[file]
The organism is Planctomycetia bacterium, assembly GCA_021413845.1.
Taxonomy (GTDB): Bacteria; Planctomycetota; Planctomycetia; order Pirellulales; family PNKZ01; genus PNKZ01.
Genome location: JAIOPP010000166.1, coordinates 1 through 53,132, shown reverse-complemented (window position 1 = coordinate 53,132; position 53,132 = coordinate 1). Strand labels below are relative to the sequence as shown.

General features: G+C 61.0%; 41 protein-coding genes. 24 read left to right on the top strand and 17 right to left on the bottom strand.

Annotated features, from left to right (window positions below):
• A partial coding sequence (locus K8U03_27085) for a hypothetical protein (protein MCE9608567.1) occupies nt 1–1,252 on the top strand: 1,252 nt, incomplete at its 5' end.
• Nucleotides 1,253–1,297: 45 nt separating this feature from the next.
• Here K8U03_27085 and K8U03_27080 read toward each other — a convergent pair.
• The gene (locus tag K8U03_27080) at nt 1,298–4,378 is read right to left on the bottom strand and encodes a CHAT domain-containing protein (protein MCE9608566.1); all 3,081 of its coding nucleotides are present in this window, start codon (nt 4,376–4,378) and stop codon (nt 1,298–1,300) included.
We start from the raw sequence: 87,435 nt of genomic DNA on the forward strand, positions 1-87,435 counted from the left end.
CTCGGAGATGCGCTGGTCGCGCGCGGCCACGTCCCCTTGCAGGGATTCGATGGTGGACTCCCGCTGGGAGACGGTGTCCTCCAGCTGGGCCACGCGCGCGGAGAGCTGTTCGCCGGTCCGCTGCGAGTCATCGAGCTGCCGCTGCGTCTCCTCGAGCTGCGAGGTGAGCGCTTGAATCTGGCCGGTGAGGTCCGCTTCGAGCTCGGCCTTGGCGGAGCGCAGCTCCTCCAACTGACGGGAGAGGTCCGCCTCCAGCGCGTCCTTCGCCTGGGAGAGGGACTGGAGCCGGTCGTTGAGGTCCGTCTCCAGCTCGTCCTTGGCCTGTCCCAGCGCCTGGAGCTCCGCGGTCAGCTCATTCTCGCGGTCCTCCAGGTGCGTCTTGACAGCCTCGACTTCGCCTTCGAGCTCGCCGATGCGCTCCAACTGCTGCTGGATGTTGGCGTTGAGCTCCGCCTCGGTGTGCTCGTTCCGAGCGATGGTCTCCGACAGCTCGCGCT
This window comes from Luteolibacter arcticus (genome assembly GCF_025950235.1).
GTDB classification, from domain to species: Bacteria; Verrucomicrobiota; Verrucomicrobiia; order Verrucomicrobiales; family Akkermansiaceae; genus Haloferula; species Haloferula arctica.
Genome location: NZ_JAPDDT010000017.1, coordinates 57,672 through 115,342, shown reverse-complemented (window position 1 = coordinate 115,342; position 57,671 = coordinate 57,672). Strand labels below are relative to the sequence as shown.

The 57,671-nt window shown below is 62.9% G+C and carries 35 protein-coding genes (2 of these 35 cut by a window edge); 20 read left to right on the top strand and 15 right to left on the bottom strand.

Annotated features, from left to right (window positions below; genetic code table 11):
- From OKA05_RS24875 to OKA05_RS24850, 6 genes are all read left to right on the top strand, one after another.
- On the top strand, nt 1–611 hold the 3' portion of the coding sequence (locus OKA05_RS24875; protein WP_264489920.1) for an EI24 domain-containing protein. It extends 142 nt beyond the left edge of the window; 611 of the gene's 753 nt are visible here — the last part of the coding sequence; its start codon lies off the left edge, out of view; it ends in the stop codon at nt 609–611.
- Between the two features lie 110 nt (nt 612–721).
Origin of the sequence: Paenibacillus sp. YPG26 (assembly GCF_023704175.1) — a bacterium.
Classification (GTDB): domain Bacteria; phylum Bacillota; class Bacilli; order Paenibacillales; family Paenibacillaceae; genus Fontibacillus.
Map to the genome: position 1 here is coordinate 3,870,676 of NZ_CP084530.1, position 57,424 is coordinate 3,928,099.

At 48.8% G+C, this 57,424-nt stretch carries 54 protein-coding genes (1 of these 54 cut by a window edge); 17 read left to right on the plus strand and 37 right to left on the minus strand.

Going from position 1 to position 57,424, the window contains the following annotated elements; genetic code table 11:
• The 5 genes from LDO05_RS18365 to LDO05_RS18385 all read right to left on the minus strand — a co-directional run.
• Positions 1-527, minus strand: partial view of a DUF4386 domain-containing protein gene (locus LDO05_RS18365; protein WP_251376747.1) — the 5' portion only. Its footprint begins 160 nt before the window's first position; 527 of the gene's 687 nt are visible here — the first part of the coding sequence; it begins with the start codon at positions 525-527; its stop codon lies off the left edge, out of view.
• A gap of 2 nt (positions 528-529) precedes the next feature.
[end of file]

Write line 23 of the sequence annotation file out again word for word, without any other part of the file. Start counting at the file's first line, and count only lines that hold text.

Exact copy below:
At 48.8% G+C, this 57,424-nt stretch carries 54 protein-coding genes (1 of these 54 cut by a window edge); 17 read left to right on the plus strand and 37 right to left on the minus strand.